Apple Mac Pro Eight Core 2.8 (2008)

A versatile and powerful workstation 

Praised for years as Apple’s most customizable computer, the Mac Pro rivals — and in many cases surpasses — the performance of its iMac cousin. The elegant aluminum case design of the pre-2013 models maintains Apple’s trademark stylish professionalism, while the Late 2013 Mac Pro offers a strikingly modern and compact design. This stark contrast is still the subject of much debate, despite the unique strengths of both designs.

The ease with which users can upgrade the pre-2013 workstation is among its foremost appeals, especially considering the difficulty of upgrading any of Apple’s other modern devices. While this advantage is somewhat lost with the release of the 2013 models, the new Mac Pro still provides state-of-the-
art hardware and impressive computing power despite its compactness. 

DSC08804Other advantages of the 2013 model over its predecessor include a much quieter cooling system and smaller design, in addition to many ports in order to retain external expandability.

This high-end workstation provides a slew of configuration options straight from Apple, and such customized units can be found used in great variety. 

The Mac Pro is geared toward the professional. Any professional. Though entertainment options abound — and the Mac Pro won’t fail to impress — this desktop computer’s true talent stems from its versatility and power in the workplace. 


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Full Technical Specs of this Model

The Mac Pro Eight Core 2.8 (Early 2008) is powered by two 2.8 GHz Quad Core 45-nm Intel Xeon E5462 (Harpertown/Penryn) processors with 12 MB of level 2 cache per processor (each pair of cores shares 6 MB), 1.6 GHz 64-bit dual independent frontside buses, and a 128-bit SSE4 SIMD vector engine. This model could be equipped with a single 2.8 GHz Quad Core Xeon E5462 processor, two 3 GHz Quad Core Xeon E5472 processors, or two 3.2 GHz Quad Core Xeon X5482 processors via custom configuration.

It was configured with 2 GB of 800 MHz DDR2 EEC fully-buffered FB-DIMM memory, a double-layer 16X SuperDrive, a 320 GB (7200 RPM, 8 MB cache) 3Gb/s Serial ATA hard drive, and an ATI Radeon HD 2600 XT graphics processor with 256 MB of GDDR3 memory and two dual-link DVI ports.

Expansion includes two external 5.25″ optical bays (one free by default), two PCIe x4 slots, four internal 3.5″ cable-free, direct attach hard drive bays (three free by default), and two PCIe 2.0 x16 slots (one free with one graphics card installed). Ports include five USB 2.0 ports, dual Gigabit Ethernet, two Firewire 400 ports, two Firewire 800 ports, and optical digital audio in/out, among others. Bluetooth 2.0+EDR is standard. AirPort Extreme (802.11g/n) and a modem are optional.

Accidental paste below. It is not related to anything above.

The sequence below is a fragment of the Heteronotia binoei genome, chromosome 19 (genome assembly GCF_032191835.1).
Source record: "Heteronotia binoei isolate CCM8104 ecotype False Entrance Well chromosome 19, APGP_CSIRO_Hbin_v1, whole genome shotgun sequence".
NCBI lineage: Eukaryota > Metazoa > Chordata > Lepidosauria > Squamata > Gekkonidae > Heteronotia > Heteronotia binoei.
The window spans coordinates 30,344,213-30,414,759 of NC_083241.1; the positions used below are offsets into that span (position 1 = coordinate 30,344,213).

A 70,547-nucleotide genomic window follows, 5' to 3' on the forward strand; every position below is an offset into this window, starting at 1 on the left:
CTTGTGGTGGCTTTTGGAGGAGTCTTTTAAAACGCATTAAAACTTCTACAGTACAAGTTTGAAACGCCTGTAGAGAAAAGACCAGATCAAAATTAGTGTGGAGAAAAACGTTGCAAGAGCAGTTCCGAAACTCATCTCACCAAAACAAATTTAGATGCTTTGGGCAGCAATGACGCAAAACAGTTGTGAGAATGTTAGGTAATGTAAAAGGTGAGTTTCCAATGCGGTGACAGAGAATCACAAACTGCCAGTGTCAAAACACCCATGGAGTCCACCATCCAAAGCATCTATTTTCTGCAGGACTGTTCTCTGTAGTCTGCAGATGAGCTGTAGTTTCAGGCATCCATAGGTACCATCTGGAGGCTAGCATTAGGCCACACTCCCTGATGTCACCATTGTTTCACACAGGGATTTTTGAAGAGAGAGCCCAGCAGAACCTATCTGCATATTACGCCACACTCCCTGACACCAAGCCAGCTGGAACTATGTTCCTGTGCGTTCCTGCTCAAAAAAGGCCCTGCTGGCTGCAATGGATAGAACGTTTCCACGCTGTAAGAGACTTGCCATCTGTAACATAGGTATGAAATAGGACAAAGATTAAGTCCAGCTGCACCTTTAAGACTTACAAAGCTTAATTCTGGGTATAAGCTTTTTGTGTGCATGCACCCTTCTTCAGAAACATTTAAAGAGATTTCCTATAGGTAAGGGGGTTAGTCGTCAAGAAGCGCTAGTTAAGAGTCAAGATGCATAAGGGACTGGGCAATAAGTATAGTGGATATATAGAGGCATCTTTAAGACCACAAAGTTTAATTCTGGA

Compared to the original Mac Pro, the Mac Pro Eight Core 2.8 uses faster memory (800 MHz instead of 667 MHz), a more advanced architecture with faster and more efficient processors with larger level 2 caches, a more advanced vector engine, faster frontside buses (1.6 GHz instead of 1.33 GHz), support for optional faster Serial Attached SCSI drives (with the installation of the Mac Pro RAID card), and two 16-lane PCIe 2.0 slots.

2.8 GHz Q. Core Xeon E5462 x2
2 GB 64 GB
Radeon HD 2600 XT GDDR3 SDRAM
Details: By default, an ATI Radeon HD 2600 XT with 256 MB of GDDR3 memory is installed in a PCI Express 2.0 x16 slot. It has two dual-link DVI ports. Other graphics card options included the NVIDIA GeForce 8800 GT with 512 MB of GDDR3 memory or a NVIDIA Quadro FX 5600 with 1.5 GB of GDDR3 memory. All of the video cards offered have two dual-link DVI ports, and the Quadro FX 5600 has a stereo 3D port as well.
256 MB 256 MB
Details: Other graphics cards could be pre-installed at the time of purchase or installed later. Other cards were available at the time of purchase with 512 MB and 1.5 GB of video memory.
Up to 8 Displays 2560×1600
Details: Apple advertised that this model can support “up to eight 30-inch displays” (with four video cards installed, one card is installed by default and can support two 30-inch displays). The default ATI Radeon HD 2600 XT is capable of supporting “digital resolutions up to 2560 by 1600″ pixels and analog resolutions up to 2048 by 1536 pixels.
Dual/Mirroring 2560×1600
Details: The ATI Radeon HD 2600 XT is capable of supporting two 30-inch displays with a resolution of 2560×1600 in either dual display or mirrored mode.
320 GB (7200 RPM) Serial ATA (3 Gb/s)
8X DL “SuperDrive” None
None Gigabit (x2)
Details: An external Apple USB Modem was available for US$49. The system has “two independent 10/100/1000BASE-T [Gigabit] Ethernet (RJ-45) interfaces with support for jumbo frames.”
802.11a/b/g/n (Opt) 2.0+EDR
5 (2.0) 2 (400), 2 (800)
2 PCIe, 2 PCIe 2.0, AP 4 3.5″, 2 5.25″
Details: This model has two PCIe x4 expansion slots and two PCIe 2.0 x16 expansion slots (in the default configuration one PCIe 2.0 x16 slot is occupied by the graphics card). Apple also reports that “all slots provide mechanical support for 16-lane cards [and supports] 300W combined maximum for all PCI Express slots.”
Apple Aluminum KB Mighty Mouse
Tower Mac Pro
MA970LL/A Early 2008
A1186 (EMC 2180) MacPro3,1
Details: Please note that these identifiers refer to more than one model.Also see: All Macs with the A1186 Model Number, the 2180 EMC Number, and the MacPro3,1 Model Identifier.
N/A N/A
X 10.5.1 (9B2117) Current
Original Price (US): $2799

Rating overview

  • Design
  • Expandability
  • Quality
Total score
Excellent 5

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